Following volume 1’s major cliffhanger, Motor Crush Vol. 2 throws Domino and readers into a loop – a time loop that is. Roughly two years after her confrontation with the mysterious rider, Domino finds herself back in Nova Honda but not as she remembers it. As a matter of fact, everything in her life is different: her family’s bike shop is gone, her father is missing, Cannonball is no longer running, etc. Domino finds herself with no one and nowhere to turn to. The stakes grow even higher for Domino as the story continues in Motor Crush Vol. 2!
The Plot Continues In Motor Crush Vol. 2
Domino Swift returns to Nova Honda two years after her encounter with the mysterious rider at the end of volume 1. However, for Domino it does not feel like two years have passed but only a day. The large amount of Crush she took during her face-off with the mysterious rider caused her to run so fast she traveled through time. Now, two years in the future, Domino realizes just how different Nova Honda has become.
Since her disappearance, the city has cracked down on the possession of Crush. Anyone found with even a drop of it faces severe punishment. This places Domino in a predicament as she is dependent on Crush to survive.
In order to restock, Domino looks to reunite with her old team to infiltrate the producers’ secret headquarters to acquire some. However, as she soon finds out, not everyone is the same person she left behind two years ago. Will Domino be able to get her hands on the Crush she needs to live and make up for lost time? Or have the people and life in Nova Honda changed too much for her to even try?
The Art Of Motor Crush Vol. 2
The artwork maintains its high marks in Motor Crush Vol. 2 thanks to creators: Brenden Fletcher, Cameron Stewart, and Babs Tarr. Now, two years into the future, the art makes sure to illustrate just how different Nova Honda has become. The city resembles a police state as depictions of police officers and their vehicles, surveillance cameras, and the producer’s enforcers roam the streets daily. Despite the story taking place in the same setting, the atmosphere could not be anymore more different.
To match the series’ darker tone, the coloring by Heather Danforth, Victoria Evans, and Ellen Alsop emphasizes how Nova Honda is no longer the same one from volume 1. Where the colors in volume 1 are mixed depending on whether or not Domino rode in the Grand Prix or Cannonball, the colors here stay consistently dark. In volume 1, the city portrayed a futuristic glow with bright colors, contrasting the darkness of the Cannonball scenes. However, now in volume 2, regardless of where the scene takes place, everything has a tinge of ominous colors like red, black, blue, or gray. What stays consistent in both volumes, however, is the use of neon pink as an indicator of something ominous to come.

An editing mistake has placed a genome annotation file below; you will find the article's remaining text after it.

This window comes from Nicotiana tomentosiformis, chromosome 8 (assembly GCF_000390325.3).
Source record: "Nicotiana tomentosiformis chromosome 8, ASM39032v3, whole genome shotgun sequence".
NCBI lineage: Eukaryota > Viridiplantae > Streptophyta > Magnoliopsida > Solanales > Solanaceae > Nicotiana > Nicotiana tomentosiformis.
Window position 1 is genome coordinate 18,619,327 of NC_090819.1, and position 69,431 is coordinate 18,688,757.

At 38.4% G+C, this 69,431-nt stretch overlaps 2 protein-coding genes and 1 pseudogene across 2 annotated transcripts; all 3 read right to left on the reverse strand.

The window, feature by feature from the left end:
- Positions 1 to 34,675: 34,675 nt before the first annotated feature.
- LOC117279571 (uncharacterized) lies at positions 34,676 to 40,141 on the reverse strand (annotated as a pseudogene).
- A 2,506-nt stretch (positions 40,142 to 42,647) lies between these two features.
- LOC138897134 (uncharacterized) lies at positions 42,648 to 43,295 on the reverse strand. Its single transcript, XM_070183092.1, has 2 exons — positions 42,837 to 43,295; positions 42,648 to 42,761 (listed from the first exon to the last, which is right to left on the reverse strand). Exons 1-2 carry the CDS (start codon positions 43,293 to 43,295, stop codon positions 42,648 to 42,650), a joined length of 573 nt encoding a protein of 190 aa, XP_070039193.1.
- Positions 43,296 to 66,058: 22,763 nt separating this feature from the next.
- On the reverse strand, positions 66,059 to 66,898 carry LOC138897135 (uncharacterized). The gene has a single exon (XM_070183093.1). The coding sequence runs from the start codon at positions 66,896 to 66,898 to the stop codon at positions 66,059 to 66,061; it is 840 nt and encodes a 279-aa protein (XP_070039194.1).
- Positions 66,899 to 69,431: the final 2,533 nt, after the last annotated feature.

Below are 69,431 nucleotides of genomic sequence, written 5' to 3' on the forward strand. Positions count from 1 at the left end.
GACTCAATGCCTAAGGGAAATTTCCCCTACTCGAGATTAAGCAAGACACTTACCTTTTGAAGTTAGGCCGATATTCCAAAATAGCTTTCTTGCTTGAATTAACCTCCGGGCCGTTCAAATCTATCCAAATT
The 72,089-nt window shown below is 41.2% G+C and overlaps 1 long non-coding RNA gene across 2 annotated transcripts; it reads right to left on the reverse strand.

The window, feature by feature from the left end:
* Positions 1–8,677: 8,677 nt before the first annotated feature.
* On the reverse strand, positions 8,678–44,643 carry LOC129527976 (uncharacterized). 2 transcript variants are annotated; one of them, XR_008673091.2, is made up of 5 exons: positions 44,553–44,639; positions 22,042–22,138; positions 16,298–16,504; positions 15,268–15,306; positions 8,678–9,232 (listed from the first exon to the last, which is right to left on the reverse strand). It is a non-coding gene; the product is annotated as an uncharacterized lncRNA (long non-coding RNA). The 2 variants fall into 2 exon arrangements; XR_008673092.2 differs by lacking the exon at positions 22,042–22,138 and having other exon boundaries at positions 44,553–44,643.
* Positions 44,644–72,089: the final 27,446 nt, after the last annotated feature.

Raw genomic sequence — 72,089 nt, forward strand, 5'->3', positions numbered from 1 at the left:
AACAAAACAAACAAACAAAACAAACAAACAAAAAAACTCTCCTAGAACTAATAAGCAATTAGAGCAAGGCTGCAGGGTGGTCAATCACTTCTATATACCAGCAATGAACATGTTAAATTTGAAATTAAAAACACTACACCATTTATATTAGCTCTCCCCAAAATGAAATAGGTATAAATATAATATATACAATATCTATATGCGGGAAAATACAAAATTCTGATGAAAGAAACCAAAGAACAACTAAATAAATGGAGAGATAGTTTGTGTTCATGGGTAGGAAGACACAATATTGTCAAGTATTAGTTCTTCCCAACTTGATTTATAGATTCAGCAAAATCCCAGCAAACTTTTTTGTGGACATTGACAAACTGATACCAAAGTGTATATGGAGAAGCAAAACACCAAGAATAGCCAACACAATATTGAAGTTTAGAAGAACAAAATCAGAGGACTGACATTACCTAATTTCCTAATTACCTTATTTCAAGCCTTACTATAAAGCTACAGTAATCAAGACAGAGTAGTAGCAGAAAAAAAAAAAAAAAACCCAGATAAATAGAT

Action In Motor Crush Vol. 2
Another aspect of Motor Crush that levels up in volume 2 is the action. During volume 1, the action sequences mainly focused on the motorcycle races in the Grand Prix and Cannonball. These races were adrenaline inducing, but when set side-to-side by those in volume 2, it’s like comparing a rollercoaster ride to skydiving. The action varies in Motor Crush Vol. 2 from break-ins to rescue missions. The obstacles Team Domino face are life-threatening.
They are not only confronting human opponents, but also an otherworldly figure capable of disintegrating an individual with ease. Also, wherein volume 1 Domino was mainly the one genuinely susceptible to harm, volume 2 shows that no one is safe. In this volume, the obstacles are not just the mysterious rider and the producers, but the entire city of Nova Honda itself. There are eyes everywhere in the city, and if the crew is not careful, someone can get hurt. It is this type of suspenseful “will-they-or-won’t-survive” action that keeps readers glued to the page.
Relationships Strain In Motor Crush Vol. 2